declarationAt this extraordinary time in our nation’s history, we are called to affirm our profound commitment to the fundamental principles of justice, equity and compassion, to truth and core values of American society.

In the face of looming threats to immigrants, Muslims, people of color, and the LGBTQ community and the rise of hate speech, harassment and hate crimes, we affirm our belief in the inherent worth and dignity of every person. Read more and sign the Declaration of Conscience.

 

Who We Are

By Rev. Peter Farriday

Peter Farriday sm

Centuries ago in Europe, many religious scholars concluded that the Divine was a single Unity (not a three part trinity). They called themselves Unitarians. Others determined that a truly benevolent Spirit would universally love all souls despite their failings, not punish them for eternity. They became Universalists. In 1961 in the U. S., these traditions united.

Today Unitarian Universalism still honors these roots. It has also grown beyond them to draw spiritual wisdom and inspiration wherever it’s encountered: in writings and poetry ancient and modern; in nature and art; in human acts of compassion and justice. View our Six Sources.

Our “free faith” doesn’t subscribe to a static creed, because human understanding is ever-evolving. This allows us to fully embrace modern knowledge, and at the same time open our hearts to the one sacred force that animates all religious expressions.

This unfolding quest broadens our minds. It helps us to live loving lives and deal with life’s hardships. And it stirs our desire to create a more harmonious and sustainable world. View our Seven Principles.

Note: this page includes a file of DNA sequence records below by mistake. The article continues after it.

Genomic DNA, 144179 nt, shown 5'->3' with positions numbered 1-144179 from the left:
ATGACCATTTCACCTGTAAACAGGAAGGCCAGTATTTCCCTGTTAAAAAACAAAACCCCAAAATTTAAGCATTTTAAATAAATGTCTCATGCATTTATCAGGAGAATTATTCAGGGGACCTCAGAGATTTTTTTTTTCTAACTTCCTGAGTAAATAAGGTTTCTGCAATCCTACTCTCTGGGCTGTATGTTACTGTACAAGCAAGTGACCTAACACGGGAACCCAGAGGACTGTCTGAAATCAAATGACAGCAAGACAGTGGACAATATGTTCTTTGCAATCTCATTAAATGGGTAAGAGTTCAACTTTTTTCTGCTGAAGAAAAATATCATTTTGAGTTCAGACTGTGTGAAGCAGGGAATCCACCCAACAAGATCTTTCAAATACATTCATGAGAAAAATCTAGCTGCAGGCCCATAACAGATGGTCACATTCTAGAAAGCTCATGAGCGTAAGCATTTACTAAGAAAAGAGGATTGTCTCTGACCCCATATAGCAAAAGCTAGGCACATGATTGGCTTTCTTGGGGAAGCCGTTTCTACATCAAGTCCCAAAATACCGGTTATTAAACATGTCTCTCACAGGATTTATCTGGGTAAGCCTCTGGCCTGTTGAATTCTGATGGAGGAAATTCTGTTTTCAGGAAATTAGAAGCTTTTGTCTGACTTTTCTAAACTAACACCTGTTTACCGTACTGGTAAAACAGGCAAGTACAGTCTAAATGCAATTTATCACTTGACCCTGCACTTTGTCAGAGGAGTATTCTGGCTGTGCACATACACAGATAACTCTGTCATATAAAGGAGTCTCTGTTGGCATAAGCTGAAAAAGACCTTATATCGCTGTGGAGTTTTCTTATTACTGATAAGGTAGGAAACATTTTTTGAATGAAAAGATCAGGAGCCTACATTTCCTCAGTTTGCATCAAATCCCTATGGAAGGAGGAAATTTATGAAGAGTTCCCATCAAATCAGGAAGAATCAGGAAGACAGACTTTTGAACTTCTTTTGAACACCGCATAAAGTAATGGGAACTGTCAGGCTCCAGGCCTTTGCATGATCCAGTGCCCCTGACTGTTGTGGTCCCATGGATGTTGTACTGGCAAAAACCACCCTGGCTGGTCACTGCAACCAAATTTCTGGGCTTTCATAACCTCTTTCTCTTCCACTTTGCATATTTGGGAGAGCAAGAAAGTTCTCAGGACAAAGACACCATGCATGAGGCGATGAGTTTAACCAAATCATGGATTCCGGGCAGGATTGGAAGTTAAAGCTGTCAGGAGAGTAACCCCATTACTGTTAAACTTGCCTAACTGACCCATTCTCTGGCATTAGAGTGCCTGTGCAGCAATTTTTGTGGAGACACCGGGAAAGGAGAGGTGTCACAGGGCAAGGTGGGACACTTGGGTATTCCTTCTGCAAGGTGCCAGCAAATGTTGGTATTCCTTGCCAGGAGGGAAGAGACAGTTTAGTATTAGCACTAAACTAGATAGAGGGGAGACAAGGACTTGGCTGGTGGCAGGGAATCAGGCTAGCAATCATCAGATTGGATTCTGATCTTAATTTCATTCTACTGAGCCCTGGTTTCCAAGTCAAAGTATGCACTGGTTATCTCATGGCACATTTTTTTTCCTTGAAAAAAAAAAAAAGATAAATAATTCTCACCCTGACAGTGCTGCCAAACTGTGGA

If you resonate with these values, we hope you will grace us with a visit to a Sunday service or a social event. It’s quite possible that you will be very glad you did.

Upcoming Events

Join Us!

Sunday Mornings at 10:30 a.m.
Santa Clarita Valley Senior Center
22900 Market Street
Santa Clarita, CA 91321

Upcoming Services

April 30: “Tell Me Why”
Rev. Peter Farriday
Search the internet for “tell me why song” and Wikipedia produces a list of three dozen different tunes, performed by artists from Elvis Presley to Taylor Swift, from the Beatles to the Bee Gees. Why? Because while knowing what and how are important, the human mind and spirit yearns to go deeper—to know why. This Sunday we explore the “Why?” of Unitarian Universalism… of UU of SCV… and of our lives.

May 7: “Marks of Masculine Maturity”
Rev. Peter Farriday
The social revolutions of the 1960s mercifully opened new doors concerning acceptable gender roles. Yet core male archetypes (universal psychological patterns) remain. When these are healthfully balanced a man (or anyone with a largely male “essence”) is likely to thrive, and enhance the lives of others. But if any are stunted or malformed, the opposite is true. Come explore the differences, and some ways they commonly play out in both personal and public spheres.

May 14 (Mothers Day): “The Many Modes of Millennium Mothering”
Rev. Peter Farriday
Today many aspects of personal mothering (and fathering) are practically the same as in ancient times, while others are totally new. Also new is the collective need to nourish, care for and protect Mother Earth and all her “children” in radically innovative, powerfully holistic ways—and thus give birth to a new mode of civilization in our infant millennium. This Sunday will also include our springtime Flower Communion ceremony. If possible please bring a flower to share, or several if you or a friend has a bountiful garden.

May 21: “A Sorrowful Salute”
Rev. Peter Farriday
The 20th of May is Armed Forces Day. May 29th is Memorial Day. The first honors those who serve in our nation’s military forces, as we often should. The second mourns the horrific toll of war. This incongruous concurrence brings up deep spiritual questions, and we’ll delve into some of these.

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